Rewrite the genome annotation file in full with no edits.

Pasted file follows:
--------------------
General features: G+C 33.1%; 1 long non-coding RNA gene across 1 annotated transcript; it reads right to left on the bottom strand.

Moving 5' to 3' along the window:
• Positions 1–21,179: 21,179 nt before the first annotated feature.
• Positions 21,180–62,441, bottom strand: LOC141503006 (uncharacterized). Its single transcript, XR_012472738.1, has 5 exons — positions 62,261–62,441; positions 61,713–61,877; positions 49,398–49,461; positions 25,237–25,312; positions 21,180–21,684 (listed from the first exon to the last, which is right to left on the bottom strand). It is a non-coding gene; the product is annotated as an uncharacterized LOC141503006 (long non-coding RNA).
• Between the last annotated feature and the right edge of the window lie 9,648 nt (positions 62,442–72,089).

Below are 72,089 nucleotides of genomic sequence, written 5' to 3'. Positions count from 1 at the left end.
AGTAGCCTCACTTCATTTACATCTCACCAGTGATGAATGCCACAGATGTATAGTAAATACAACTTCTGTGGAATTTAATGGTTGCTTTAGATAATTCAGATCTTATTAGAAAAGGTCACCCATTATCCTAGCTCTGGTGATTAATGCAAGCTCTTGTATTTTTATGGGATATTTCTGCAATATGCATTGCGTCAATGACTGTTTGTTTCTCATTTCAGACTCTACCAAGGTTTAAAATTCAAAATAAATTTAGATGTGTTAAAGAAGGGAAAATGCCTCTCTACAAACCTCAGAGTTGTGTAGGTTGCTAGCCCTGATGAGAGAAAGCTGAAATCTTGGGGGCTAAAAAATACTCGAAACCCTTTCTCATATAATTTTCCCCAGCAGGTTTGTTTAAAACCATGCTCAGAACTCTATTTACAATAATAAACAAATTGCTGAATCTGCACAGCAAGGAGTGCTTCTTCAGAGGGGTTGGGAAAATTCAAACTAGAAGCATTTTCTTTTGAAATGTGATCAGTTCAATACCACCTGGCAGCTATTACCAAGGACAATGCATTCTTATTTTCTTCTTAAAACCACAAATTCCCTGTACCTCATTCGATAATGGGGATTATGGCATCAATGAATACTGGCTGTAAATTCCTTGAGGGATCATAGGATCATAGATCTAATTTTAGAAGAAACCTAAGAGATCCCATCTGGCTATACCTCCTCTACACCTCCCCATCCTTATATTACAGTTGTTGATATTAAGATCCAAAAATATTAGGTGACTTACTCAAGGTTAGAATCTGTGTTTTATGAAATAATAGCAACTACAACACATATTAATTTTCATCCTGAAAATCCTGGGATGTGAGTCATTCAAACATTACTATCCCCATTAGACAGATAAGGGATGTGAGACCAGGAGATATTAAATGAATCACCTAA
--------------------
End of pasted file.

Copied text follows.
General features: G+C 33.1%; 1 long non-coding RNA gene across 1 annotated transcript; it reads right to left on the bottom strand.

Moving 5' to 3' along the window:
• Positions 1–21,179: 21,179 nt before the first annotated feature.
• Positions 21,180–62,441, bottom strand: LOC141503006 (uncharacterized). Its single transcript, XR_012472738.1, has 5 exons — positions 62,261–62,441; positions 61,713–61,877; positions 49,398–49,461; positions 25,237–25,312; positions 21,180–21,684 (listed from the first exon to the last, which is right to left on the bottom strand). It is a non-coding gene; the product is annotated as an uncharacterized LOC141503006 (long non-coding RNA).
• Between the last annotated feature and the right edge of the window lie 9,648 nt (positions 62,442–72,089).

Below are 72,089 nucleotides of genomic sequence, written 5' to 3'. Positions count from 1 at the left end.
AGTAGCCTCACTTCATTTACATCTCACCAGTGATGAATGCCACAGATGTATAGTAAATACAACTTCTGTGGAATTTAATGGTTGCTTTAGATAATTCAGATCTTATTAGAAAAGGTCACCCATTATCCTAGCTCTGGTGATTAATGCAAGCTCTTGTATTTTTATGGGATATTTCTGCAATATGCATTGCGTCAATGACTGTTTGTTTCTCATTTCAGACTCTACCAAGGTTTAAAATTCAAAATAAATTTAGATGTGTTAAAGAAGGGAAAATGCCTCTCTACAAACCTCAGAGTTGTGTAGGTTGCTAGCCCTGATGAGAGAAAGCTGAAATCTTGGGGGCTAAAAAATACTCGAAACCCTTTCTCATATAATTTTCCCCAGCAGGTTTGTTTAAAACCATGCTCAGAACTCTATTTACAATAATAAACAAATTGCTGAATCTGCACAGCAAGGAGTGCTTCTTCAGAGGGGTTGGGAAAATTCAAACTAGAAGCATTTTCTTTTGAAATGTGATCAGTTCAATACCACCTGGCAGCTATTACCAAGGACAATGCATTCTTATTTTCTTCTTAAAACCACAAATTCCCTGTACCTCATTCGATAATGGGGATTATGGCATCAATGAATACTGGCTGTAAATTCCTTGAGGGATCATAGGATCATAGATCTAATTTTAGAAGAAACCTAAGAGATCCCATCTGGCTATACCTCCTCTACACCTCCCCATCCTTATATTACAGTTGTTGATATTAAGATCCAAAAATATTAGGTGACTTACTCAAGGTTAGAATCTGTGTTTTATGAAATAATAGCAACTACAACACATATTAATTTTCATCCTGAAAATCCTGGGATGTGAGTCATTCAAACATTACTATCCCCATTAGACAGATAAGGGATGTGAGACCAGGAGATATTAAATGAATCACCTAA